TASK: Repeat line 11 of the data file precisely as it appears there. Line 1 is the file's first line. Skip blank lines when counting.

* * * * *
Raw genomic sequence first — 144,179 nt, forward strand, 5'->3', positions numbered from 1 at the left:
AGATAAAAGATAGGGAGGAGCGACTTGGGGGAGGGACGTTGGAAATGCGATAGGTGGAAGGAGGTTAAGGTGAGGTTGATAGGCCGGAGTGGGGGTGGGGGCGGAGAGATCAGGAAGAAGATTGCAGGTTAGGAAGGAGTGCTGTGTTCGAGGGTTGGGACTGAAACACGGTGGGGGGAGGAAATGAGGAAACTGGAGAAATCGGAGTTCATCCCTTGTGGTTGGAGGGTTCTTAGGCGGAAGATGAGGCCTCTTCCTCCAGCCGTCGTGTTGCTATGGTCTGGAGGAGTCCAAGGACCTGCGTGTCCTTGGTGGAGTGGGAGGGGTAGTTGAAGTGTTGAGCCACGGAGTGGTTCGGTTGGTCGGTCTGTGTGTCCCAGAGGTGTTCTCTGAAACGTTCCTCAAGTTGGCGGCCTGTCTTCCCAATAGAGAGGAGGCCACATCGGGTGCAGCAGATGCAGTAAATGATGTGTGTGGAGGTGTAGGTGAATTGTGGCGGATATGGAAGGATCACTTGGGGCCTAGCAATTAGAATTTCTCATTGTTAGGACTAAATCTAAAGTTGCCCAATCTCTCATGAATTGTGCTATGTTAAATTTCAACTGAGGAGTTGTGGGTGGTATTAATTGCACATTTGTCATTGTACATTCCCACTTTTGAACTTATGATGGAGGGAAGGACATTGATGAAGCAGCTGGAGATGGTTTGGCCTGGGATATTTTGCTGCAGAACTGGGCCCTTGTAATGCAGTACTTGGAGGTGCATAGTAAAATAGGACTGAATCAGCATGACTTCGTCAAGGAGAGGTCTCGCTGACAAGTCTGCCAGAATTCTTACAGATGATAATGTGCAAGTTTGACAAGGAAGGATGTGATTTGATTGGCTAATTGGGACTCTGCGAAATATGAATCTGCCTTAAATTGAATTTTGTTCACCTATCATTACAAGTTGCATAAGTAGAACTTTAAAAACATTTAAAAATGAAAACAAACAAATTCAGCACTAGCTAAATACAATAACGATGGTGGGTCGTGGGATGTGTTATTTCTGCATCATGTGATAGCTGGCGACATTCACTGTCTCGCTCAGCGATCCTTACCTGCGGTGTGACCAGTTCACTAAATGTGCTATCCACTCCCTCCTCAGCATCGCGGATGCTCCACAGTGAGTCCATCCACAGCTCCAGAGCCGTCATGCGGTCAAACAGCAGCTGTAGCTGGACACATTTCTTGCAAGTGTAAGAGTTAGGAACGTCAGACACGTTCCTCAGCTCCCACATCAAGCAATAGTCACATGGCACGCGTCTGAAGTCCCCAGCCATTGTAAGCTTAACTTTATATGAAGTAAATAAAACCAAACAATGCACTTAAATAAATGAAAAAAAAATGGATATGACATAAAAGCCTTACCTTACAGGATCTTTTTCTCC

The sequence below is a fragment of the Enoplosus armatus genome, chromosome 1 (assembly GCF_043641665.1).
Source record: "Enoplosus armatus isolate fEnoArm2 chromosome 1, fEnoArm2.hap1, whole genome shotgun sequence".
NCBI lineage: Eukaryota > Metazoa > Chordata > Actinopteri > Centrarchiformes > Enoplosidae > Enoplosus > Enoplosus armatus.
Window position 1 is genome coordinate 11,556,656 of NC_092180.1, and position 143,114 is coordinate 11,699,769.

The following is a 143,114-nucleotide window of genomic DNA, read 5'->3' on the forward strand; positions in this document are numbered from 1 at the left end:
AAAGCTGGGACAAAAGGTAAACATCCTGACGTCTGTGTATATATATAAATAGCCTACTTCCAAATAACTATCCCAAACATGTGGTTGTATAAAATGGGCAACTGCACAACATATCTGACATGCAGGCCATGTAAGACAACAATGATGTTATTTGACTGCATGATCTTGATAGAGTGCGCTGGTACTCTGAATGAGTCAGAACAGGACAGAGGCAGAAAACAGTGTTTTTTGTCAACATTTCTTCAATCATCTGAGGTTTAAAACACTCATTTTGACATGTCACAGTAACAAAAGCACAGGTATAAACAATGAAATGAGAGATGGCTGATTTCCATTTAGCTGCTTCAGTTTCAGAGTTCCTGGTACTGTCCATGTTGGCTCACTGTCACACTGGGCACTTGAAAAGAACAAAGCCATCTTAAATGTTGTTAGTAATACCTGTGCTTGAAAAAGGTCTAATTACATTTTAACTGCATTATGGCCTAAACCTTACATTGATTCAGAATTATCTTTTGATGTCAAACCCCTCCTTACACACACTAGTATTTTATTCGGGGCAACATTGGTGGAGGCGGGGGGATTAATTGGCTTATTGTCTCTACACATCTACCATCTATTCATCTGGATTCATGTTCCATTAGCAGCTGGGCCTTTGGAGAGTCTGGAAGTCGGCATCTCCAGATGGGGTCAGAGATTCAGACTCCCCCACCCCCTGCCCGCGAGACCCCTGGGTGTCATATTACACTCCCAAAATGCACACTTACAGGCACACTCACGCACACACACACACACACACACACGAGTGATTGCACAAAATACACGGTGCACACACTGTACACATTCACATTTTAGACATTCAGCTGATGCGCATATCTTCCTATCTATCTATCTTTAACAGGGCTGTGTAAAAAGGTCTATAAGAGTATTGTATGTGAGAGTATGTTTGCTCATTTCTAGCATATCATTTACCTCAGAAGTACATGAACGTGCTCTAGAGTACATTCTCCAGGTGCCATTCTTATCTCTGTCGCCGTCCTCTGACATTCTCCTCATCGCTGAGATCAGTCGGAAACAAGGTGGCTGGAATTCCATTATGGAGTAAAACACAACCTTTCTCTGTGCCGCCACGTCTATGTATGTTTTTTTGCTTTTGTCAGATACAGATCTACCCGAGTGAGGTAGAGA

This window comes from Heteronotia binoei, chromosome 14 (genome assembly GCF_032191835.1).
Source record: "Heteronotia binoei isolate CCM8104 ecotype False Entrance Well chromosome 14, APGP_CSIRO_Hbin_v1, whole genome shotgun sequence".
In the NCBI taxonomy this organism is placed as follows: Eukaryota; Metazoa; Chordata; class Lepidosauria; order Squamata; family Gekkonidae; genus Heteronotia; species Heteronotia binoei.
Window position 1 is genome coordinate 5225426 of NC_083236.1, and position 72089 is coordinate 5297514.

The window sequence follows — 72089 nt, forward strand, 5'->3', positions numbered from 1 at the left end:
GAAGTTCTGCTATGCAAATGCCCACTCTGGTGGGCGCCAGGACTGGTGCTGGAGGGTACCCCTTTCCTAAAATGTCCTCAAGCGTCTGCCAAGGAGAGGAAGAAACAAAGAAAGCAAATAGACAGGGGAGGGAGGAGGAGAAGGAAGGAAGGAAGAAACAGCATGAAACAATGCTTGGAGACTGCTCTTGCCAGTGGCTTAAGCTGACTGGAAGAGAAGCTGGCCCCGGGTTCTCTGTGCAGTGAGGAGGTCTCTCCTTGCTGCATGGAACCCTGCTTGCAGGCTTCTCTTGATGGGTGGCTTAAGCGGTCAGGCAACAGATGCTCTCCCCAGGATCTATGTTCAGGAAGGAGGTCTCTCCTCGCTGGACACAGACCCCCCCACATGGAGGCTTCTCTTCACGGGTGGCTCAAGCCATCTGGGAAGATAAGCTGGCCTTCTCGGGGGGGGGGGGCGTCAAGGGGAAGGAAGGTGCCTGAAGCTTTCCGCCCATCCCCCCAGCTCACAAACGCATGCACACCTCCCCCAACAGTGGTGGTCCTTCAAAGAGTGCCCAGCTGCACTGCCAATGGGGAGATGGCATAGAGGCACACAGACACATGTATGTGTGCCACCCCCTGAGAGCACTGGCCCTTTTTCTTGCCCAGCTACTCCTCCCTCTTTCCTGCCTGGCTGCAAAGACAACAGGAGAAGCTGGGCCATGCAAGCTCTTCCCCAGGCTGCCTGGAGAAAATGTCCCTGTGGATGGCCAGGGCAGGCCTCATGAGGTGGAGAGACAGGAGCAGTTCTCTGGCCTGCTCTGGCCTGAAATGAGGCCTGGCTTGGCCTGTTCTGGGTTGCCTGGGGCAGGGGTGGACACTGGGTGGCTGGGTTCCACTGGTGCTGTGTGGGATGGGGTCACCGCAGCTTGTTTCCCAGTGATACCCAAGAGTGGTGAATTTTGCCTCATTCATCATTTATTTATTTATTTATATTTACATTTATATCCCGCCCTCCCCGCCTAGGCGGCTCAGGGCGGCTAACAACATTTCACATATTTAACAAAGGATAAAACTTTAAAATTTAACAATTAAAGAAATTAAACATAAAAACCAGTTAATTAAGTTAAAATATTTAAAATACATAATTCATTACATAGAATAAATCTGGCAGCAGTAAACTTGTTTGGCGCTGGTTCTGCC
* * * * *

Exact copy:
In the NCBI taxonomy this organism is placed as follows: Eukaryota; Metazoa; Chordata; class Lepidosauria; order Squamata; family Gekkonidae; genus Heteronotia; species Heteronotia binoei.